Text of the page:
Figure 1: Antiproliferative effects of EC-8042. A. mRNA expression of SP1 and SP1-downstream genes (C-MYC and XIAP) in MSC5H-GFP and MSC-5H-FC (left panel) and T-5H-GFP#1 and T-5H-FC#1 cells (right panel) relative to hBMSCs. B. mRNA expression of SP1 and SP1-downstream genes (C-MYC and XIAP) in MSC5H-FC (left panel) and T5H-5H-FC#1 cells (right panel) treated with 0.5μM EC-8042 for 24 hours, relative to untreated (DMSO) controls. C. Protein levels of SP1, C-MYC, XIAP and β-actin in MSC5H-FC and T5H-5H-FC#1 cells treated with 0.5μM EC-8042 for 24 hours. D. C/EBPα protein level upregulation after 48h- (MSC-5H-FC) or 24h-treatment (T-5H-FC#1) with the indicated concentrations of EC-8042. E–F. Cell viability (WST1 assay) measured after the treatment of wild-type hBMSCs and the indicated MSC-4H and T-4H (E) or MSC-5H and T-5H cell lines (F) with increasing concentrations of EC-8042 (left panels) or doxorubicin (middle panels) for 48 hours. IC50 values for each cell type are shown (right panels). G. Time-course evolution of the cell cycle distribution of MSC-5H-FC cells treated with increasing concentrations of EC-8042. H. Apoptotic cleavage of PARP in MSC-5H-FC and T-5H-FC#1 cells treated with 0.5μM EC-8042 or 0.5μM doxorubicin for the indicated times. The expression of β-actin was used as loading control in western blotting analysis. Error bars represents the standard deviation and asterisks indicate a statistically significant difference with the respective control groups (*:p<0.05; two-sided Student t test).

Antiproliferative effects of EC-8042

Opposite to wild type hBMSCs, all cell types of the 4H- (Figure 1E) and 5H- models (Figure 1F) were sensitive to sub-micromolar concentrations of EC-8042 or doxorubicin (IC50 between 0.107 and 0.311 μM for EC-8042 and between 0.086 and 0.604 μM for doxorubicin). Likewise, EC-8042 showed a similar cytotoxic effect on a low-passaged primary sarcoma patient-derived cell line (Supplementary Figure S3A). To explore the mechanism underlying the antiproliferative effect of EC-8042, we examined the effect of this drug on the cell cycle distribution. MSC-5H-FC cells treated with 0.1 μM EC-8042 showed a slow transition through the S-phase followed by G2 arrest, meanwhile cells treated with a higher concentration also showed a relevant increment in the Sub-G1 apoptotic population at latter times (Figure 1G). In line with this result, MSC-5H-FC and T-5H-FC#1 cells treated with low concentrations (0.01-0.05 μM) of EC-8042 stained positive for senescence-associated β-galactosidase activity (Supplementary Figure S4), suggesting the induction of a senescence-like state, while higher concentrations of EC-8042 (0.5 μM) induced a time-dependent poly (ADP-ribose) polymerase (PARP) apoptotic cleavage in a similar way to doxorubicin (Figure 1H). Thus, EC-8042 treatment induced cell cycle arrest followed by apoptotic cell death in sarcoma TICs.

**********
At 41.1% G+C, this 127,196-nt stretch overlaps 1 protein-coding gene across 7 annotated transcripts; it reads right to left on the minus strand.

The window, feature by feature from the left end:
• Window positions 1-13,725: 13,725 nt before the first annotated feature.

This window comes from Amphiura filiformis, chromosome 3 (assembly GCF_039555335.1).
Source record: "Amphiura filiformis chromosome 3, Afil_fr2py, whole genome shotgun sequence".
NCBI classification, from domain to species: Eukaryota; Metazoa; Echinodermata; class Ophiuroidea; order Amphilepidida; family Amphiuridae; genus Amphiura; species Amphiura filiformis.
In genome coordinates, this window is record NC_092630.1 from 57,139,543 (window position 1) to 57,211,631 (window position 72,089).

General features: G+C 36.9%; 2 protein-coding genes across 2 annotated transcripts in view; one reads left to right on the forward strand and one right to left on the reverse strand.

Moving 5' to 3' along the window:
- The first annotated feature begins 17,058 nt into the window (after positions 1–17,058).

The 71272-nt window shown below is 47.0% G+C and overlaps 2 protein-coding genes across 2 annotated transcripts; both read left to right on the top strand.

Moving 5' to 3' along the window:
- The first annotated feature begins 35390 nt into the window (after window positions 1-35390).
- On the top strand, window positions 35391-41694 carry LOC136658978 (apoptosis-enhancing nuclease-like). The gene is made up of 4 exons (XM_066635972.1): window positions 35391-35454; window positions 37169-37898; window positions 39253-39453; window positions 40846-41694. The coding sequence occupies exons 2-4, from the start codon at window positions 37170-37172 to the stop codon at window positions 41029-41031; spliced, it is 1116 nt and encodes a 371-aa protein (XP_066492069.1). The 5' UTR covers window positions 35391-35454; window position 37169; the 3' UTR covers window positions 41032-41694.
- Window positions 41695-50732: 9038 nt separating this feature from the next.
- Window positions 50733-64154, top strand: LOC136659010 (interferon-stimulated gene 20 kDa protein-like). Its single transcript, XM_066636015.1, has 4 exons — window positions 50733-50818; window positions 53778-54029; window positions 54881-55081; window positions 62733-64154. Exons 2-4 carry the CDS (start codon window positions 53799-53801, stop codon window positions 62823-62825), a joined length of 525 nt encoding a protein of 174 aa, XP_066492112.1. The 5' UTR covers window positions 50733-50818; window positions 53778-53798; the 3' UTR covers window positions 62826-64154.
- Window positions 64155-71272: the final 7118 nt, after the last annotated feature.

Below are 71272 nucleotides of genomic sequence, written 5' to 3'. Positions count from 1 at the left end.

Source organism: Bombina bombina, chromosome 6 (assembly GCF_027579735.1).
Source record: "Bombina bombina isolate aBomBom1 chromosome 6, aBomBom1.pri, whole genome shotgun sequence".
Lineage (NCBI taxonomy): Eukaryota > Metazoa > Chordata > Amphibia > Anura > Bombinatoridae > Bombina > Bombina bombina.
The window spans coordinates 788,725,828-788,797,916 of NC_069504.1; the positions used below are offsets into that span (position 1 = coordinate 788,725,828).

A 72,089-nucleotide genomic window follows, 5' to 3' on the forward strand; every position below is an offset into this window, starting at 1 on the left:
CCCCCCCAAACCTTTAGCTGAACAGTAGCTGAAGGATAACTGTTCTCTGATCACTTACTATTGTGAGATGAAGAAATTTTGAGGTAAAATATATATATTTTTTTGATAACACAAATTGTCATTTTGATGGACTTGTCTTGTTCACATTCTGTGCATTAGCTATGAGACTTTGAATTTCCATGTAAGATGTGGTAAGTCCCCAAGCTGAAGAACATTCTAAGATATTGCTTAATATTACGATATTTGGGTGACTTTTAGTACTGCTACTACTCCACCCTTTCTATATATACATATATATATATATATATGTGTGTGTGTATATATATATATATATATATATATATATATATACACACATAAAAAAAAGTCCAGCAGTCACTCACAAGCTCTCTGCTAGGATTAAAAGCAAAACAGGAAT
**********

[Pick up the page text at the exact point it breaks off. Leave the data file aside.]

To confirm that SP1 inhibition mediates the anti-proliferative effects of EC-8042, we performed siRNA knockdown of this transcription factor in MSC-5H-FC cells. Two different siRNA duplexes inhibit SP1 protein expression to levels comparable to that observed after a 24 hour treatment with EC-8042. These SP1 knockdowns correlate with the inhibition of C-MYC and the induction of PARP apoptotic cleavage (Figure 2A). Likewise, SP1 depletion induces a time-dependent cytotoxic effect (Figure 2B). Therefore, SP1 knockdown seems to mimic the anti-proliferative effects induced by EC-8042.

SP1 knockdown mimics EC-8042 antiproliferative effects.

Figure 2: SP1 knockdown mimics EC-8042 antiproliferative effects. A. Protein levels of SP1, C-MYC and cleaved-PARP in MSC-5H-FC cells 48 hours after the transfection of the indicated siRNAs (lanes 1-3) or after a 24 hours-treatment with 0.5μM EC-8042 (lane 4). β-Actin levels are presented as a loading control. B. Effect of siRNAs on the cell viability (WST1 assay relative to siControl values) of MSC-5H-FC cells measured 48 or 72 hours after transfection. Error bars represents the standard deviation (n=3 independent experiments) and asterisks indicate a statistically significant difference with the respective control groups (*:p<0.05, **:p<0.005; two-sided Student t test).

EC-8042 decreases the expression of ABC transporters and is not a substrate for them

Previous reports showed that the expression of several members of the ATP binding cassette (ABC) transmembrane protein family is regulated by SP1 and can be repressed by MTM treatment [27-29]. These ABC proteins act as efflux pumps for drugs and metabolites and cause drug resistance in tumor cells. Therefore, we studied the effect of EC-8042 on the expression of the 3 members of the family most commonly involved in drug resistance of cancer cells. EC-8042 was able to decrease the expression of ABCB1 (MDR1), ABCG2 (BCRP1) and ABCC1 (MRP1) in MSC-5H cells (Figure 3A). Nevertheless, neither MTM nor EC-8042 inhibited the pumping activity of ABC transporters (Figure 3B). More importantly, a functional assay showed that ABCG2 and ABCB1 proteins failed to transport both MTM and EC-8042 (Figure 3C). This behavior is in stark contrast to most chemotherapeutic agents, including doxorubicin, which are known substrates of ABC transporters [30]. Given that drug resistance caused by enhanced ABC proteins expression and activity is a hallmark of both normal stem cells and CSCs [31], the inability of ABC transporters to pump out EC-8042, together with the capacity of this mithralog to repress the expression of ABC transporters genes, suggest that EC-8042 could efficiently target CSC subpopulations.